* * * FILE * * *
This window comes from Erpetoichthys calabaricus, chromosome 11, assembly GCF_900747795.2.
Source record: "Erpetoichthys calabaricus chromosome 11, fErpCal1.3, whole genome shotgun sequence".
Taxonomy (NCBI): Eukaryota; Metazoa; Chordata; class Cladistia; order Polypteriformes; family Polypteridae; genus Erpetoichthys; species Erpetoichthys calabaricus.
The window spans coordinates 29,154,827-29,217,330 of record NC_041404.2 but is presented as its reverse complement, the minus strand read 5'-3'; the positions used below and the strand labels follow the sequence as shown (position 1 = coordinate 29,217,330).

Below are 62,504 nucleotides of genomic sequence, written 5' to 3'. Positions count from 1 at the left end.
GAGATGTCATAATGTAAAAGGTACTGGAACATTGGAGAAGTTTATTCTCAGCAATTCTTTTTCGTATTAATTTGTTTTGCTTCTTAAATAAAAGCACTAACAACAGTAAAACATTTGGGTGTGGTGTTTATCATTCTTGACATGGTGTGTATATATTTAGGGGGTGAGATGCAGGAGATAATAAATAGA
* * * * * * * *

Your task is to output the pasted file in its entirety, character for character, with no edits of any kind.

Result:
This window comes from Erpetoichthys calabaricus, chromosome 11, assembly GCF_900747795.2.
Source record: "Erpetoichthys calabaricus chromosome 11, fErpCal1.3, whole genome shotgun sequence".
Taxonomy (NCBI): Eukaryota; Metazoa; Chordata; class Cladistia; order Polypteriformes; family Polypteridae; genus Erpetoichthys; species Erpetoichthys calabaricus.
The window spans coordinates 29,154,827-29,217,330 of record NC_041404.2 but is presented as its reverse complement, the minus strand read 5'-3'; the positions used below and the strand labels follow the sequence as shown (position 1 = coordinate 29,217,330).

Below are 62,504 nucleotides of genomic sequence, written 5' to 3'. Positions count from 1 at the left end.
GAGATGTCATAATGTAAAAGGTACTGGAACATTGGAGAAGTTTATTCTCAGCAATTCTTTTTCGTATTAATTTGTTTTGCTTCTTAAATAAAAGCACTAACAACAGTAAAACATTTGGGTGTGGTGTTTATCATTCTTGACATGGTGTGTATATATTTAGGGGGTGAGATGCAGGAGATAATAAATAGA